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"Smart questions make smarter people. We learn, connect, observe and invent through the questions we ask," Frank Sesno writes in his book, Ask More. (Getty Images/iStockphoto)
"Smart questions make smarter people. We learn, connect, observe and invent through the questions we ask," Frank Sesno writes in his book, Ask More. (Getty Images/iStockphoto)

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Ask More: Frank Sesno explores 11 types of smart questions Add to ...

Ask More

By Frank Sesno

Amacom, 249 pages, $36.50

Frank Sesno knows questions. You have probably seen him over the years on CNN in a variety of roles, probing, seeking understanding, and helping others to share their opinions with his viewers.

But he believes questions are for more than journalists. "Smart questions make smarter people. We learn, connect, observe and invent through the questions we ask," he writes in his book, Ask More.

Unfortunately, asking questions is never taught in school and most of us don't understand how to effectively use them. In all, Mr. Sesno - now director of the School of Media and Public Affair at George Washington University -- breaks them down into 11 types:

  • Diagnostic: Before you can fix a problem you need to know what it is. That makes these the ground floor of inquiry, the foundation on which other questions are built. What's wrong? How do we know? What are we not seeing? What can we do?
     
  • Strategic: These unveil the big picture, as you prepare for a big decision in your life. "Like an imaging satellite miles above the earth, strategic questions start wide and zoom in to see the landscape in detail," he notes. Get the big picture, recognize the challenge ahead, and then define your plan and what success would be.
     
  • Empathy: These probe feelings, seeking deeper, more emotional answers for what makes people tick. Helen Riess, a professor of psychiatry at Harvard Medical School he interviewed, advises the future doctors they have to do more than build rapport and ask the questions - they need to listen closely and sincerely, maintaining proper eye contact.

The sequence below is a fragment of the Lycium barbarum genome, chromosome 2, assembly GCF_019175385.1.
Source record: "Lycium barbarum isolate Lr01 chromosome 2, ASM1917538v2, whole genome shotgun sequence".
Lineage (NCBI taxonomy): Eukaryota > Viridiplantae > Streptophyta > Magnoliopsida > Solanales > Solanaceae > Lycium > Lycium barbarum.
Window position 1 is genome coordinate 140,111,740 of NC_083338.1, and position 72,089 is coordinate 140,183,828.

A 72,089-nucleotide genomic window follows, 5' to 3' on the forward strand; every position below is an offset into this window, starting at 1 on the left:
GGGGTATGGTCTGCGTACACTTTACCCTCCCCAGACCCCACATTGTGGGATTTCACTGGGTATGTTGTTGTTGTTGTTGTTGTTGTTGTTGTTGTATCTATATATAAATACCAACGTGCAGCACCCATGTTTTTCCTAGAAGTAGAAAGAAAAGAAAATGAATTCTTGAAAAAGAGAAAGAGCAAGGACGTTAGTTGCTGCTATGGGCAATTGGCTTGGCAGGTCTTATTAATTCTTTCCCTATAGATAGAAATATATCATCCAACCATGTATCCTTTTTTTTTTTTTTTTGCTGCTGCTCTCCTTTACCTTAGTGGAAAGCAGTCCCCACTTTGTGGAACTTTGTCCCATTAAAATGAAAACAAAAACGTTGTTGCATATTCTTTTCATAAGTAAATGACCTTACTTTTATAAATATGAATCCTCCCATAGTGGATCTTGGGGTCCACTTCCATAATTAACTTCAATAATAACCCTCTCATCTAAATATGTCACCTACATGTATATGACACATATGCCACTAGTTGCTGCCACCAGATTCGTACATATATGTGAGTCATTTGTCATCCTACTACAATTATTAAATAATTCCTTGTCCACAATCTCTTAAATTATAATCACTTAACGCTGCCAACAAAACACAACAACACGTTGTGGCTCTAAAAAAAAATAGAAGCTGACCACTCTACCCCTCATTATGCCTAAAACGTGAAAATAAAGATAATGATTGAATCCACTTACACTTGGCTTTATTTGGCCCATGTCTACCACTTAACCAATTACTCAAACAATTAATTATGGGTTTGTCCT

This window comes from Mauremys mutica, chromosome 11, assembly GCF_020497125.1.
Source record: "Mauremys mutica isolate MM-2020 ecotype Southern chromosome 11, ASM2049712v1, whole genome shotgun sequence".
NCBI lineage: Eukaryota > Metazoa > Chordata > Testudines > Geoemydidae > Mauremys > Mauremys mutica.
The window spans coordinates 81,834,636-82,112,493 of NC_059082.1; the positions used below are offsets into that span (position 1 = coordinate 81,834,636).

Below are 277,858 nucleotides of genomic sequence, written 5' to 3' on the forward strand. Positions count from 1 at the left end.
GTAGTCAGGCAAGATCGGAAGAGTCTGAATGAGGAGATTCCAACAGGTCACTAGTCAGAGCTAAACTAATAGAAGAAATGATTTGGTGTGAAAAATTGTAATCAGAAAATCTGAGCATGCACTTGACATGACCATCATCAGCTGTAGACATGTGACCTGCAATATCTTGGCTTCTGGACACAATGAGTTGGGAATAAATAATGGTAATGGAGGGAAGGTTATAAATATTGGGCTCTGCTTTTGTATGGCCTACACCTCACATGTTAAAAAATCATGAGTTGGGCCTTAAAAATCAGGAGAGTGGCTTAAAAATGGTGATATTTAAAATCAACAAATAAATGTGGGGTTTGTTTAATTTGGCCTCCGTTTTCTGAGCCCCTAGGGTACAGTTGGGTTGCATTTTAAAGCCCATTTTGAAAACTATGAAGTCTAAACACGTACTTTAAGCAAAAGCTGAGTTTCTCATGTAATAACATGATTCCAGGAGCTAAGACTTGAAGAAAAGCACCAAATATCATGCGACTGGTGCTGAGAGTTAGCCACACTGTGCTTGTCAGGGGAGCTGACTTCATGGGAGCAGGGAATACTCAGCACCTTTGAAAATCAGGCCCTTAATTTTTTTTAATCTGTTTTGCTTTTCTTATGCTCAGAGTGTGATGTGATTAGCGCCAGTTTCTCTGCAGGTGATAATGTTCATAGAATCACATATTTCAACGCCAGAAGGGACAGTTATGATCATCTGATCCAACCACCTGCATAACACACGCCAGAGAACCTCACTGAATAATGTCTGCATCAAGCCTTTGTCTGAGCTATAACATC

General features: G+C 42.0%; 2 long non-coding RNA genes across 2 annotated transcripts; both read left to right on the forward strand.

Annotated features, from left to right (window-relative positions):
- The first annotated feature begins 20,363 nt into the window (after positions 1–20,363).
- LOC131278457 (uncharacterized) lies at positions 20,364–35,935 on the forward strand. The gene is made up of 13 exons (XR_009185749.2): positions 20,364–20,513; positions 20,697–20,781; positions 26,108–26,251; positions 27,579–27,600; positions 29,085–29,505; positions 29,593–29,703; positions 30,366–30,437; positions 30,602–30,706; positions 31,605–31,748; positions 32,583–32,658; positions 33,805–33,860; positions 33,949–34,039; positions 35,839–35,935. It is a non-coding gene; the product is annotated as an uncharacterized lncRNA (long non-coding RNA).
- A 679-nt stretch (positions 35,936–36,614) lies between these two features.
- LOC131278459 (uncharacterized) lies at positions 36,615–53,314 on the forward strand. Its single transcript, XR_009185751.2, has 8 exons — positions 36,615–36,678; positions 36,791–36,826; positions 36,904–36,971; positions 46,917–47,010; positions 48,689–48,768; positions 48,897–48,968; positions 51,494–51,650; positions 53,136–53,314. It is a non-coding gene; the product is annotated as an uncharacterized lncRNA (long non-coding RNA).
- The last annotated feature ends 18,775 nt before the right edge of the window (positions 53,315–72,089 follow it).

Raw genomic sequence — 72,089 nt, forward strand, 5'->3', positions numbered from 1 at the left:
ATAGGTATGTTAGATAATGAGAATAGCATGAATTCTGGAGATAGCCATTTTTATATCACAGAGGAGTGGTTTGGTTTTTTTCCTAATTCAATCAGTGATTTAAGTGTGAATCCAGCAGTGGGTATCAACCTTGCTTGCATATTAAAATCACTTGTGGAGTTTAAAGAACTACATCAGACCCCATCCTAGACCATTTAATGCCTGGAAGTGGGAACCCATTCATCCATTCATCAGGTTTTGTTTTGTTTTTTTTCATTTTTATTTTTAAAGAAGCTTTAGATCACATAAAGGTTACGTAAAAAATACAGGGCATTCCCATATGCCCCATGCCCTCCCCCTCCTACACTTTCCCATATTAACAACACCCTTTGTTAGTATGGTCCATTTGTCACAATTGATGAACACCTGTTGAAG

• Bridging: These connect you with people who are distant, wary or hostile by getting them to talk, hopefully establishing rapport and perhaps even trust. They are gentle. "I like the shoes. Where did you get them?" Or: "That's interesting. I never thought of it that way before." You are building bridges.
     
  • Confrontational: These are the questions we associate with the 60 Minutes TV show, in your face and accusatory. You're not building bridges or looking for trust. You are getting answers, for the record.
     
  • Creativity: These questions encourage originality and risk-taking, asking people to consider new ideas. They invite the other person to daydream - to move beyond the possible. Imagine there are no obstacles; what would we do?
     
  • Mission: These search for shared purpose and a common goal, inviting others to join into a conversation. "They help you to convey your priorities. Mission questions require you to talk less and listen more," he observes.
     
  • Scientific: This involves disciplined inquiry to move beyond a world of instant answers into the scientific approach of data, experimentation, and observable fact. Too often, we act from untested instinct. Instead, he asks: "How would things have been different if you could have been more scientific in selecting the car you bought or the business you invested in? What if you could turn your search for answers into a science?"
     
  • Interviews: These help peer into the future and determine whether certain skills and personalities will work out. They are asked by hiring managers but also by knowledgeable candidates, seeking to be sure of fit. Why should we hire you? If you had a magic wand here, what would you do with it? What would your detractors say about you?
     
  • Entertaining: Here you are a host, asking questions that spice up conversations and bring out fascinating comments. You're like a talk show host, drawing out the guests and steering the conversation.
     
  • Legacy: These ask others about what they have done. The talented interviewer who wrote the book failed here with his own mother as she was dying. He wished he had asked: What are you proudest of in life? What's one story you would like me to tell my grandchildren about you?

The book covers a lot of territory, not just through the 11 categories but also in his interviews, ruminations, and scattered sample questions. At times that can be disconcerting if you are looking for simple answers but there's a lot to be learned from his thoughtful, in-depth exploration.

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